Scholastic, the world's largest publisher and distributor of children's books, has sent more than 7 million translated volumes into schools in the Middle East and North Africa. It's part of a new project called, My Arabic Library.
"Our mission in Scholastic is to bring good books to more children in more places and help them develop the love of reading ," says Carol Sakoian, Vice President of Scholastic International. Youngsters in six countries now have a wider variety of books in their classrooms thanks to the program, which is funded through the State Department's Middle East Partnership Initiative.
Each participating classroom receives a library of 200 books. Sakoian says books were selected with an international readership in mind. "We wanted to bring books of international information like science and stories that convey universal values," she says.
Arab educators were involved in choosing the titles and making changes to some of the books to adapt to cultural differences. "They had to be approved book by book, page by page, illustration by illustration by four Middle Eastern Ministries of Education," Sakoian says. "Arab educators were a little careful, they were worried that this was somehow propaganda from America. It was not."
One of main challenges, Sakoian says, was selecting books that would not offend. "There are culturally sensitive issues," she says. "We knew which books to eliminate from the start."
Other books had to be adapted to make them more acceptable in Arab society. "One of the more common things that we needed to pay attention to was clothing," Sakoian says. "In many of our books, the women had bare sleeves, so we put long sleeves on drawings or book illustrations." They also put longer dresses on some of the female characters in illustrations. "It all still was very artistically well done. We just made the clothing a little more conservative."
Fatenah Amawi, Project Manager for My Arabic Library in Amman, Jordan, has participated in the project from its early stages. She praises the quality of the books. "Children just love [them]. They are enjoying reading these books."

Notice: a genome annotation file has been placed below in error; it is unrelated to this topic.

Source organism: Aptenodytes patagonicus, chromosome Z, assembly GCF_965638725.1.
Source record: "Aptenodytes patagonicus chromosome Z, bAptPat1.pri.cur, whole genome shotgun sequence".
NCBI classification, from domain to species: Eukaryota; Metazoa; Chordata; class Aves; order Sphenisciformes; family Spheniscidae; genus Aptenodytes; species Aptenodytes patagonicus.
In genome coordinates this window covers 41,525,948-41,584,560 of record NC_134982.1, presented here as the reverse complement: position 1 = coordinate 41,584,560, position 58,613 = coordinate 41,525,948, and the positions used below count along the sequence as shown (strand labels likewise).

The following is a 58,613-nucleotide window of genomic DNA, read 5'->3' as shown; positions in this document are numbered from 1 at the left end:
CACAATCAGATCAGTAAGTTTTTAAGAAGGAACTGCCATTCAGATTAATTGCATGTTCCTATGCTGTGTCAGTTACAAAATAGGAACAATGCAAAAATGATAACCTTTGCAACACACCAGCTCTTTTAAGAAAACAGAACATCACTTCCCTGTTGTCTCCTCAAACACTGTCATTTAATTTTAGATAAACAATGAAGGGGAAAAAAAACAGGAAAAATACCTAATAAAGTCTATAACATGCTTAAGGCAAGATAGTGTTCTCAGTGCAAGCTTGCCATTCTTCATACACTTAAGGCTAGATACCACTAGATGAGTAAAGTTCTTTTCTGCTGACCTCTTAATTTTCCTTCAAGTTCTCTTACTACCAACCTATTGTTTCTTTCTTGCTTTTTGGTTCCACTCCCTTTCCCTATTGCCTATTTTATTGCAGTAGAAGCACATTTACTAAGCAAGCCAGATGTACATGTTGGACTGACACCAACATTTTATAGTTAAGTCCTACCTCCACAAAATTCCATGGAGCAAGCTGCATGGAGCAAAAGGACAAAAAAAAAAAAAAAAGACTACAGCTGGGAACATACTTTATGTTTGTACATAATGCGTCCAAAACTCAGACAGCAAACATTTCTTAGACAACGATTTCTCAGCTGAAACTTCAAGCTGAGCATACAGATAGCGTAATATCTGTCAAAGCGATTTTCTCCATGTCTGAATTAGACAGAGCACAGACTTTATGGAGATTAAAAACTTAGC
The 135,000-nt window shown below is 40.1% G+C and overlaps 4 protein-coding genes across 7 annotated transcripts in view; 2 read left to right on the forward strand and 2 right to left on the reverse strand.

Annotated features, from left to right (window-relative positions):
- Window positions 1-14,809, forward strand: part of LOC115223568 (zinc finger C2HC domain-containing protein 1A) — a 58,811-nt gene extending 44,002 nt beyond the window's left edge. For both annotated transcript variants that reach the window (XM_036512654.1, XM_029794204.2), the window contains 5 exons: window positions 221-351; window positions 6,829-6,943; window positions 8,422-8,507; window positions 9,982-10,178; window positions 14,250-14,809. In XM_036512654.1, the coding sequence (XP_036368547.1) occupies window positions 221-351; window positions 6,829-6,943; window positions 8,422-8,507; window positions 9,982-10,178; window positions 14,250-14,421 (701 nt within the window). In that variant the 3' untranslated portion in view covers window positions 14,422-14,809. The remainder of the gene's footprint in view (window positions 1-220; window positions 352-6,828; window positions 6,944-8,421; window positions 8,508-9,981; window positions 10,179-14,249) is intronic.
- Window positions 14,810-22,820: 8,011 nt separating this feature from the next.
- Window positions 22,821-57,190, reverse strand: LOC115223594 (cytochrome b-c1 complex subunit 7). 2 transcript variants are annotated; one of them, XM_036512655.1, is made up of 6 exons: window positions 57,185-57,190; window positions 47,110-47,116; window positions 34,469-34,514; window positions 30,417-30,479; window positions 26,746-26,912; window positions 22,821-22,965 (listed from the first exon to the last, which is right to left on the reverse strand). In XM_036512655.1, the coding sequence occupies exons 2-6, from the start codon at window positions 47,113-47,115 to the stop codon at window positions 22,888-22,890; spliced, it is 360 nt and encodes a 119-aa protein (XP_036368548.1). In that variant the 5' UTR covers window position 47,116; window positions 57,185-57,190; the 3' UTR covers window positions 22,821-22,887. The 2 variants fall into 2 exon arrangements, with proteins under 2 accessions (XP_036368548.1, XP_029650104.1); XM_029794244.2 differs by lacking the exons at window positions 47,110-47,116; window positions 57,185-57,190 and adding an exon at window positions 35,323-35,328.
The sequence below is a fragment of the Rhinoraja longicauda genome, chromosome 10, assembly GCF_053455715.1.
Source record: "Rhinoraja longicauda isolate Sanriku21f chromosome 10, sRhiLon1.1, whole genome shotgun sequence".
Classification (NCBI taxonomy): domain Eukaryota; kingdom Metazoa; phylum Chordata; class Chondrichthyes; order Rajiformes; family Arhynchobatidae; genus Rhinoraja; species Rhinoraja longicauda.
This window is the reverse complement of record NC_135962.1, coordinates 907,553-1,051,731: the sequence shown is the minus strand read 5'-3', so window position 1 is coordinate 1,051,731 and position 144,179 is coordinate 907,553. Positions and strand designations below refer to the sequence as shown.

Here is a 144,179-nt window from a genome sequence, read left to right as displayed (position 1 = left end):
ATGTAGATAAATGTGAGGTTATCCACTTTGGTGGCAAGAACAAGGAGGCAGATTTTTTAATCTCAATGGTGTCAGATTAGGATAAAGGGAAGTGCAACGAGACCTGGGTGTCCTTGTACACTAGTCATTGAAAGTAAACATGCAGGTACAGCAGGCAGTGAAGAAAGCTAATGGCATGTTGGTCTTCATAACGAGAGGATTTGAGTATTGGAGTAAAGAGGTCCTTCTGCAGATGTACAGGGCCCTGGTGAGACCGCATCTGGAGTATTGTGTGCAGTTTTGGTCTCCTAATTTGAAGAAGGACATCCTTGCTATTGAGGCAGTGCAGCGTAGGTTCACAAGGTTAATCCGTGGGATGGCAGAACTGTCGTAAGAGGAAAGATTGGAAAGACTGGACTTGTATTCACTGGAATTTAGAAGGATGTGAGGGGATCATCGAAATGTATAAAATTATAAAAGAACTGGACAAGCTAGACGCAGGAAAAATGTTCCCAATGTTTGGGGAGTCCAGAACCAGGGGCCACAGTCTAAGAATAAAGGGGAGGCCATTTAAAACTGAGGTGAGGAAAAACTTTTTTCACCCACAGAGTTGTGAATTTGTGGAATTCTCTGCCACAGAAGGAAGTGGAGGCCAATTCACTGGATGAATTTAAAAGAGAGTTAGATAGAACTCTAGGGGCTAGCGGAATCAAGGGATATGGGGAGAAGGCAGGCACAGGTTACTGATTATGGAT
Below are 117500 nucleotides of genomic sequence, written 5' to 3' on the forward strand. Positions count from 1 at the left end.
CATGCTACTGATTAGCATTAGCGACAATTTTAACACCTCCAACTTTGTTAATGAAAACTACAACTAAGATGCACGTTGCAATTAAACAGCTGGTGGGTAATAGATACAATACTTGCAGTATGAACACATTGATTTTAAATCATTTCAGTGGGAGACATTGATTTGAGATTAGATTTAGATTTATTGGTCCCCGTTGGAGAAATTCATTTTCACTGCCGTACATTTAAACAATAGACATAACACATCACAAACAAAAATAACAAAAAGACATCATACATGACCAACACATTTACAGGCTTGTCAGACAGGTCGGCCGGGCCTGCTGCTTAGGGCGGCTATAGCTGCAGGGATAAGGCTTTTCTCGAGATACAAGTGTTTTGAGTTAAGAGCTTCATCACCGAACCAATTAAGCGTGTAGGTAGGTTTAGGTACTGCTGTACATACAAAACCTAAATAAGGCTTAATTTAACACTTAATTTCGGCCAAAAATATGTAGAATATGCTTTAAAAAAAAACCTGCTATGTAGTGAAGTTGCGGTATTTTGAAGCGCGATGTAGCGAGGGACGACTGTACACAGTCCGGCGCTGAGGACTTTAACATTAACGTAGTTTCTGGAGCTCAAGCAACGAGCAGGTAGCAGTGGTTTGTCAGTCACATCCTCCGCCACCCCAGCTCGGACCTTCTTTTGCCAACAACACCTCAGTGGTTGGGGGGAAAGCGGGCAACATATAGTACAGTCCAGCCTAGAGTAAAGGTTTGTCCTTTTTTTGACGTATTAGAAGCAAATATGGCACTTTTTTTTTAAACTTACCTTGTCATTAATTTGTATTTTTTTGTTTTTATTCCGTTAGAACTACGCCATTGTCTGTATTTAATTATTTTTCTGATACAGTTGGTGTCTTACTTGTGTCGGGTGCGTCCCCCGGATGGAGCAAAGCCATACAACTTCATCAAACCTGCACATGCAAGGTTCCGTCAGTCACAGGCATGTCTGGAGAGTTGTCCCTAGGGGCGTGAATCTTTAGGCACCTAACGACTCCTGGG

Amawi says My Arabic Library brought a whole new spirit to Jordan's public elementary schools. "Students now are dramatizing, analyzing, reviewing and summarizing the stories," she says. "They are drawing pictures. They are doing clay models of volcanoes, [the] solar system, sea creatures and animals. Schools are doing competitions. The Education Ministry is now working on scheduling one hour for reading in the school's daily schedule. Parents are borrowing the books now and reading them to their younger children at home."
That positive feedback from educators like Fatenah Amawi is very encouraging to Carol Sakoian. She says the success of the project has exceeded Scholastic's expectations.
"We are now taking these books to the commercial markets. We are now in 13 or 14 countries in the Middle East," she says. "There are schools all around the world that are writing to us that they would like Arabic books."
Even schools in the United States are asking for the books. "Schools in the state of Michigan have been given federal funds to teach Arabic. They are now saying that they would like to use these books in all their classrooms," she says. "I have several college professors who've called me and want to use these books to help people begin to learn to read Arabic."
Some public libraries have also said they would like to add the books to their collections for both people who are native speakers of Arabic and people who are learning the language.
At My Arabic Library's Website, teachers can download the reading material, along with many tips and tools to help their young students develop independent, critical thinking skills and a love of reading.